The interconnected and globalized nature of the Internet has challenged traditional norms concerning extra-territorial enforcement of laws and the application of domestic laws within the realm of cyberspace. While in the real space, geographic borders create a clear delineation between different jurisdictions and the authority of national governments, the internet has emerged as a borderless space where different states are competing to apply their domestic laws to virtual users.
As a network of networks, which share an open architecture and could be accessible by anyone, the Internet represents a break from the normative rules of physical society. The Internet of the 1980’s and 1990’s was often devoid of government interference, creating a type of anarchy where user’s themselves were left with the task of regulating one another. The traditional methods and mechanisms of regulation which govern normative spaces, are often not compatible in the cyber realm. In real space, these challenges are overcome by “laws and regulations, through constitutions, statutes, and other legal codes” (Lessig, 5). However, in cyber space, the states ability to govern is severely restricted. As “cyberspace was originally architected, there was no simple way to know who someone was, where he was, or what he was doing” (Lessig, 53). However, identification is crucial to enforcing regulations. If the state cannot establish the who, what, where (especially in the context of jurisdiction) and when, then it is powerless in terms of regulation.
These challenges are exemplified in a 1995 court case in Germany involving a U.S. based internet service provider, CompuServe. In the landmark 1995 case, “CompuServe was hosting inappropriate content on its servers, which could be accessed by citizens of Bavaria, where that material is heavily regulated.” (Lessig, 53). With the German courts supporting the Bavarian government’s order for CompuServe to remove inappropriate content accessible to their residents, the company was faced with a challenge. In the real space, identification can easily be achieved through observation or requesting a physical ID such as a driver’s license, however this is not available online. To ensure that the inappropriate content was available to users in nations where it was not restricted, “CompuServe had to devise technology, which utilized internet protocol numbers, to reckon who a user was, what they were doing, and where they were doing it” (Lessig, 54). TCP/IP technology represents the most effective method of identifying and regulating users. With TCP/IP, “If the user has gotten access to the web through an Internet Service Provider (ISP) that assigns an IP address while on the Internet and then that ISP also keeps the logs of that assignment” (Lessig, 54), which could be used to identify and filter web traffic. Although the open architecture of the internet provides the appearance that it cannot be controlled, cyberspace can be regulated through the same technology which enables it to function.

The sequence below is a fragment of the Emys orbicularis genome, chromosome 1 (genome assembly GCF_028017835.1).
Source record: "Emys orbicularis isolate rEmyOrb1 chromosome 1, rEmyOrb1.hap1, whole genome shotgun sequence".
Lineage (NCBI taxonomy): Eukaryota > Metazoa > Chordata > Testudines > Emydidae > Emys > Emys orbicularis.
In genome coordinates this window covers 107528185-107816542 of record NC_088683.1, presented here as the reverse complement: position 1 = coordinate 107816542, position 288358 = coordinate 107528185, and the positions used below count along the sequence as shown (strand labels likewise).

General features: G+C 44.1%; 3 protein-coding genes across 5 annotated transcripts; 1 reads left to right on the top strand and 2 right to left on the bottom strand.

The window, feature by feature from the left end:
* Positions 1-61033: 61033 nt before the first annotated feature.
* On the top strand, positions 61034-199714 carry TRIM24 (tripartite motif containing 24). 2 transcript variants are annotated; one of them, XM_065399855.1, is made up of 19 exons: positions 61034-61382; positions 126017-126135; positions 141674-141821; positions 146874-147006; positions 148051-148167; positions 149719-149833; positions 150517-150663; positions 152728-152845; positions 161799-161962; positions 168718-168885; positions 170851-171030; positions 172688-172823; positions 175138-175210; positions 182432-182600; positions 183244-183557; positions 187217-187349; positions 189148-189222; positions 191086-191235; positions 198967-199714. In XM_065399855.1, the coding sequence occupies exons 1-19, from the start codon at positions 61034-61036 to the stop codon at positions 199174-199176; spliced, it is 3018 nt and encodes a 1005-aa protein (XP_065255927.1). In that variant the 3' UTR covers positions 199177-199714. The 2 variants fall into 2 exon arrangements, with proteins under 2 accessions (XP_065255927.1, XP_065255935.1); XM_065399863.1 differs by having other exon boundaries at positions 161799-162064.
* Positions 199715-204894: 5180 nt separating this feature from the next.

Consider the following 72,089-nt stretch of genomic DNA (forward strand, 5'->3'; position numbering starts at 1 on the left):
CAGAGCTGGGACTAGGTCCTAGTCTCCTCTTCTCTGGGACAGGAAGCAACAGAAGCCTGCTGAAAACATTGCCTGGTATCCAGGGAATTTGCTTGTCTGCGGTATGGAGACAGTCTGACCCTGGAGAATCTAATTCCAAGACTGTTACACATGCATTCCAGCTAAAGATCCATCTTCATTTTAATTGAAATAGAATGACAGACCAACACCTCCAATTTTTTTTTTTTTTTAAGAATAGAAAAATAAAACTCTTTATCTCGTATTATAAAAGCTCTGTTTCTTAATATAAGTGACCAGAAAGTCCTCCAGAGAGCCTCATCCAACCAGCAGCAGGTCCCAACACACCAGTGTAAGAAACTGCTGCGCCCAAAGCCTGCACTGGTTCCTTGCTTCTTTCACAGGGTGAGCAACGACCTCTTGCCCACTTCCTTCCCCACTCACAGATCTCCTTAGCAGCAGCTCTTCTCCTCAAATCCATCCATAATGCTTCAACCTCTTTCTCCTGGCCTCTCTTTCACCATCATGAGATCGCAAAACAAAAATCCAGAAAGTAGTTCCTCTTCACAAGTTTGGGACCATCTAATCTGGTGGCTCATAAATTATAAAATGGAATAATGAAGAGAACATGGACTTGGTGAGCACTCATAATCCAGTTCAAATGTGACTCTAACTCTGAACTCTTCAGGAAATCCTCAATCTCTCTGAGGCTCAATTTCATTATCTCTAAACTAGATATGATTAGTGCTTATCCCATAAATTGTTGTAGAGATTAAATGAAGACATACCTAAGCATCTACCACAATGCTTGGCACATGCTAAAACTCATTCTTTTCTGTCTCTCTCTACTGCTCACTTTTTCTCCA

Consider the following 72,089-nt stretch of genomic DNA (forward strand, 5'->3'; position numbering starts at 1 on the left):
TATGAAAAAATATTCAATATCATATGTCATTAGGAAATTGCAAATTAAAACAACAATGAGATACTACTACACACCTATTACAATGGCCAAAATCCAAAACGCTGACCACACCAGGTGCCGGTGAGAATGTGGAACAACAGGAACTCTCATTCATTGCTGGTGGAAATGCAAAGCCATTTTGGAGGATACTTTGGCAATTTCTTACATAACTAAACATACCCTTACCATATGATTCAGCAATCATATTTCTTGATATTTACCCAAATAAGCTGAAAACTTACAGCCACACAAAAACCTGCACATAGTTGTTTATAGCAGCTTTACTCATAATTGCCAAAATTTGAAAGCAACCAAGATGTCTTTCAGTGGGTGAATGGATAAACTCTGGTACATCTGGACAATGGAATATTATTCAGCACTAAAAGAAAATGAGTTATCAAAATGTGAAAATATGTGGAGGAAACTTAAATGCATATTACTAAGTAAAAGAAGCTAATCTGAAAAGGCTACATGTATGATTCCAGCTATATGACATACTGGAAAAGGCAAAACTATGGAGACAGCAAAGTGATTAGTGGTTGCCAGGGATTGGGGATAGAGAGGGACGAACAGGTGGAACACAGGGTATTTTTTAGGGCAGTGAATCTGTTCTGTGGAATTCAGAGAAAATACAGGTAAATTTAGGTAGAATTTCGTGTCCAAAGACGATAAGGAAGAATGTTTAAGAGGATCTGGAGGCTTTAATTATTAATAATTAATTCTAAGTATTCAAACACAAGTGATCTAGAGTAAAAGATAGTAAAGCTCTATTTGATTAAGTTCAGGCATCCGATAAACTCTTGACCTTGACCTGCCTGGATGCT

Lessig, Lawrence. Code. Basic Books, 2006.
Matthew Zuccaro is currently the CEO of Digital Strategy Associates LLC, where he developed a boutique web design firm into a multi-faceted provider of IT and digital marketing solutions. A highly driven entrepreneur, Matt founded his first business while in high school and used the proceeds to self-finance his college tuition. As a seasoned IT professional, Matt has extensive experience in supporting Apple, Cisco, and Windows. A graduate of Montclair State University, Matt holds a BA (Summa Cum Laude) in History and Political Science. Outside of the office, Matt is passionate about traveling as well as volunteering within his local community.
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